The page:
XVI INQUA Congress
Paper No. 65-5
Presentation Time: 9:30 AM-9:50 AM


FREDLUND, Glen, Geography, Univ of Wisconsin Milwaukee, P.O. Box 413, Milwaukee, WI 53201, fredlund@uwm.edu, HOLLIDAY, Vance, Anthropology, The Univ of Arizona, 1009 E South Campus Drive, Building #30A, Tucson, AZ 85721-0030, and JOHNSON, Eileen, Museum of Texas Tech University, Texas Tech Univ, Museum Box 43191, Lubbock, TX 79409-3191

Pollen, phytolith, and carbon isotope records from the Southern High Plains of Texas and New Mexico provide evidence for both abrupt and gradual shifts in climate and vegetation. The inferences are based on a comparison of fossil records from 3 playa fill sequences: San Jon Site, NM, Barnes Playa, TX, and Nall Playa, TX. Data from the Lubbock Lake Site, and scattered other playa localities contribute to the body of evidence.

Full glacial vegetation was characterized by sagebrush and C3-dominated grasslands. Limited pollen evidence for spruce and other trees suggests isolated populations along fire-protected escarpments during the full glacial times. By 12,000 RCYBP grasslands composition began to shift from C3-domination towards mixed C3/C4 grassland. Higher levels of tall-grass (Panicoid) phytoliths, along with greater diatom production, occurred between 11,400 to 10,200 RCYBP. While this period generally represents more mesic conditions, suggestion of abrupt climatic changes throughout this transitional window are also present. Across this Pleistocene-Holocene transition there was a slow, steady rise in shortgrass (Chloridoid) C4 grasses culminates in the rise of the short-grass ecosystem between 8000 and 7500 BP. The record of vegetation change has important implications for bison evolution and Paleoindian adaptation during across the Pleistocene-Holocene transition.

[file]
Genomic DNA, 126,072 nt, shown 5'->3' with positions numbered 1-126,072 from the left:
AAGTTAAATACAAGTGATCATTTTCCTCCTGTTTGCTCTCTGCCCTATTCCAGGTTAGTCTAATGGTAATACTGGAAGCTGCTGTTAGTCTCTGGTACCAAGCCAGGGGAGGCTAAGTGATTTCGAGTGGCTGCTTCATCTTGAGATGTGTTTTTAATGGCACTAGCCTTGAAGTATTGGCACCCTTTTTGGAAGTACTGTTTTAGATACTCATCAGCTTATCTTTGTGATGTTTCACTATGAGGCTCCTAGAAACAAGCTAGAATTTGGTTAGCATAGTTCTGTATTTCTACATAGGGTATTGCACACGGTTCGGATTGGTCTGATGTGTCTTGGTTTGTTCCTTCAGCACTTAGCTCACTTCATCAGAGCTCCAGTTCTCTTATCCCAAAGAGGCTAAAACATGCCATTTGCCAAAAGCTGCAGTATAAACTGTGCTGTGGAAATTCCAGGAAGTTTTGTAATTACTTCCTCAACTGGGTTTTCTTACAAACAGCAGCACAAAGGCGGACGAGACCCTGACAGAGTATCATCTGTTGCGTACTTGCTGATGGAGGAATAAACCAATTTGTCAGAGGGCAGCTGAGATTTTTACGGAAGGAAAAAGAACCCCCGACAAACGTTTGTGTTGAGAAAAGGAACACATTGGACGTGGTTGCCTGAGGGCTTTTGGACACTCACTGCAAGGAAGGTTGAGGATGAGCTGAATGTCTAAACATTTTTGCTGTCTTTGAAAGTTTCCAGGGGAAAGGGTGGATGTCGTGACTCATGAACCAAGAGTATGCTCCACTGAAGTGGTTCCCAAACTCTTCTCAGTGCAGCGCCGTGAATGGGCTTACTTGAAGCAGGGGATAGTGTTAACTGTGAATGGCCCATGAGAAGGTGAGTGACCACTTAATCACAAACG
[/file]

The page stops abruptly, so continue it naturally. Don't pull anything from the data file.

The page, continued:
XVI INQUA Congress
General Information for this Meeting
Session No. 65
Paleoindian Western North America: Climate and Life at the Last Glacial Termination
Reno Hilton Resort and Conference Center: Tahoe
8:00 AM-12:00 PM, Tuesday, July 29, 2003

Geological Society of America Abstracts with Programs, , p. 190

© Copyright The Geological Society of America (GSA), all rights reserved. Permission is hereby granted to the author(s) of this abstract to reproduce and distribute it freely, for noncommercial purposes. Permission is hereby granted to any individual scientist to download a single copy of this electronic file and reproduce up to 20 paper copies for noncommercial purposes advancing science and education, including classroom use, providing all reproductions include the complete content shown here, including the author information. All other forms of reproduction and/or transmittal are prohibited without written permission from GSA Copyright Permissions.